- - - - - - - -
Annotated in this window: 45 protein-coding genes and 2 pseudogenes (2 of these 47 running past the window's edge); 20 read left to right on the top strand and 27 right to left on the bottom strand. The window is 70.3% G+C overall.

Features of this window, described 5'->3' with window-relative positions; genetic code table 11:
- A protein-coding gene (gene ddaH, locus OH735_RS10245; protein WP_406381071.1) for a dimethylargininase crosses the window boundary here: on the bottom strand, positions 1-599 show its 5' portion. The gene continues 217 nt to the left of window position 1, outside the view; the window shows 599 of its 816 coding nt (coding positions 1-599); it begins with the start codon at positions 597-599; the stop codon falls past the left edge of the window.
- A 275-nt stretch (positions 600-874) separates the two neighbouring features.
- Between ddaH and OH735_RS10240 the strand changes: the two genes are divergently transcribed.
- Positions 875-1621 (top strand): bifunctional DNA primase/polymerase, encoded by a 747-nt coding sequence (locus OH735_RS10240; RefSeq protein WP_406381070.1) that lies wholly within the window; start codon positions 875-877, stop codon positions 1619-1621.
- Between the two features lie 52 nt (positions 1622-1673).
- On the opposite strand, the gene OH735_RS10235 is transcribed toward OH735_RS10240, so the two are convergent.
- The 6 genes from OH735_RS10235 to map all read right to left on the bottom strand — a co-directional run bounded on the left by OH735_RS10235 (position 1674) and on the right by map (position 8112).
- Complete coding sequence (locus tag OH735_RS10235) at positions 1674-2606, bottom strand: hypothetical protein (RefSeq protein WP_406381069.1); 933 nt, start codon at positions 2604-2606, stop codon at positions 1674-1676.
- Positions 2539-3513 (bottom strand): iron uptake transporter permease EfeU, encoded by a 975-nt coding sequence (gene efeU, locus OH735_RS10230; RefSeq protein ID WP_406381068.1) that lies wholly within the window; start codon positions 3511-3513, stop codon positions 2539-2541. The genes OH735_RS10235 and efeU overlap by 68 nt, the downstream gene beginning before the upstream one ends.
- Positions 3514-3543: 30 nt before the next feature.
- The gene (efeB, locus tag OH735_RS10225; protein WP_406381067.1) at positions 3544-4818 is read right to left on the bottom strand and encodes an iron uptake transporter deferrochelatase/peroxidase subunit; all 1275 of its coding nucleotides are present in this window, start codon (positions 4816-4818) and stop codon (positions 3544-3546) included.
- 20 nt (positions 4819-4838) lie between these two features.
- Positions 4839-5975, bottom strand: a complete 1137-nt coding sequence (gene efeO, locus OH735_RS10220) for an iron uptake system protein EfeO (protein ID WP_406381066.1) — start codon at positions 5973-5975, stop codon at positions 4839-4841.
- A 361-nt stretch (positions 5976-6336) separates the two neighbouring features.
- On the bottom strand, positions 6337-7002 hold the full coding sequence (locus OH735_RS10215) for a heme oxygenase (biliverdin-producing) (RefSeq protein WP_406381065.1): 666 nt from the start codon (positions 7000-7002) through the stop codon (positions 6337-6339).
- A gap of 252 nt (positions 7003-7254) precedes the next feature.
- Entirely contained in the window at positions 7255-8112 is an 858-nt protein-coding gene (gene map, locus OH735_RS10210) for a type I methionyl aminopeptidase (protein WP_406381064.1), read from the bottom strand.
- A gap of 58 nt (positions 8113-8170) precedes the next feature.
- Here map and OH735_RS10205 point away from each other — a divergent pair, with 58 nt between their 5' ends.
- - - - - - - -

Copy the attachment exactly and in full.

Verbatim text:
Annotated in this window: 45 protein-coding genes and 2 pseudogenes (2 of these 47 running past the window's edge); 20 read left to right on the top strand and 27 right to left on the bottom strand. The window is 70.3% G+C overall.

Features of this window, described 5'->3' with window-relative positions; genetic code table 11:
- A protein-coding gene (gene ddaH, locus OH735_RS10245; protein WP_406381071.1) for a dimethylargininase crosses the window boundary here: on the bottom strand, positions 1-599 show its 5' portion. The gene continues 217 nt to the left of window position 1, outside the view; the window shows 599 of its 816 coding nt (coding positions 1-599); it begins with the start codon at positions 597-599; the stop codon falls past the left edge of the window.
- A 275-nt stretch (positions 600-874) separates the two neighbouring features.
- Between ddaH and OH735_RS10240 the strand changes: the two genes are divergently transcribed.
- Positions 875-1621 (top strand): bifunctional DNA primase/polymerase, encoded by a 747-nt coding sequence (locus OH735_RS10240; RefSeq protein WP_406381070.1) that lies wholly within the window; start codon positions 875-877, stop codon positions 1619-1621.
- Between the two features lie 52 nt (positions 1622-1673).
- On the opposite strand, the gene OH735_RS10235 is transcribed toward OH735_RS10240, so the two are convergent.
- The 6 genes from OH735_RS10235 to map all read right to left on the bottom strand — a co-directional run bounded on the left by OH735_RS10235 (position 1674) and on the right by map (position 8112).
- Complete coding sequence (locus tag OH735_RS10235) at positions 1674-2606, bottom strand: hypothetical protein (RefSeq protein WP_406381069.1); 933 nt, start codon at positions 2604-2606, stop codon at positions 1674-1676.
- Positions 2539-3513 (bottom strand): iron uptake transporter permease EfeU, encoded by a 975-nt coding sequence (gene efeU, locus OH735_RS10230; RefSeq protein ID WP_406381068.1) that lies wholly within the window; start codon positions 3511-3513, stop codon positions 2539-2541. The genes OH735_RS10235 and efeU overlap by 68 nt, the downstream gene beginning before the upstream one ends.
- Positions 3514-3543: 30 nt before the next feature.
- The gene (efeB, locus tag OH735_RS10225; protein WP_406381067.1) at positions 3544-4818 is read right to left on the bottom strand and encodes an iron uptake transporter deferrochelatase/peroxidase subunit; all 1275 of its coding nucleotides are present in this window, start codon (positions 4816-4818) and stop codon (positions 3544-3546) included.
- 20 nt (positions 4819-4838) lie between these two features.
- Positions 4839-5975, bottom strand: a complete 1137-nt coding sequence (gene efeO, locus OH735_RS10220) for an iron uptake system protein EfeO (protein ID WP_406381066.1) — start codon at positions 5973-5975, stop codon at positions 4839-4841.
- A 361-nt stretch (positions 5976-6336) separates the two neighbouring features.
- On the bottom strand, positions 6337-7002 hold the full coding sequence (locus OH735_RS10215) for a heme oxygenase (biliverdin-producing) (RefSeq protein WP_406381065.1): 666 nt from the start codon (positions 7000-7002) through the stop codon (positions 6337-6339).
- A gap of 252 nt (positions 7003-7254) precedes the next feature.
- Entirely contained in the window at positions 7255-8112 is an 858-nt protein-coding gene (gene map, locus OH735_RS10210) for a type I methionyl aminopeptidase (protein WP_406381064.1), read from the bottom strand.
- A gap of 58 nt (positions 8113-8170) precedes the next feature.
- Here map and OH735_RS10205 point away from each other — a divergent pair, with 58 nt between their 5' ends.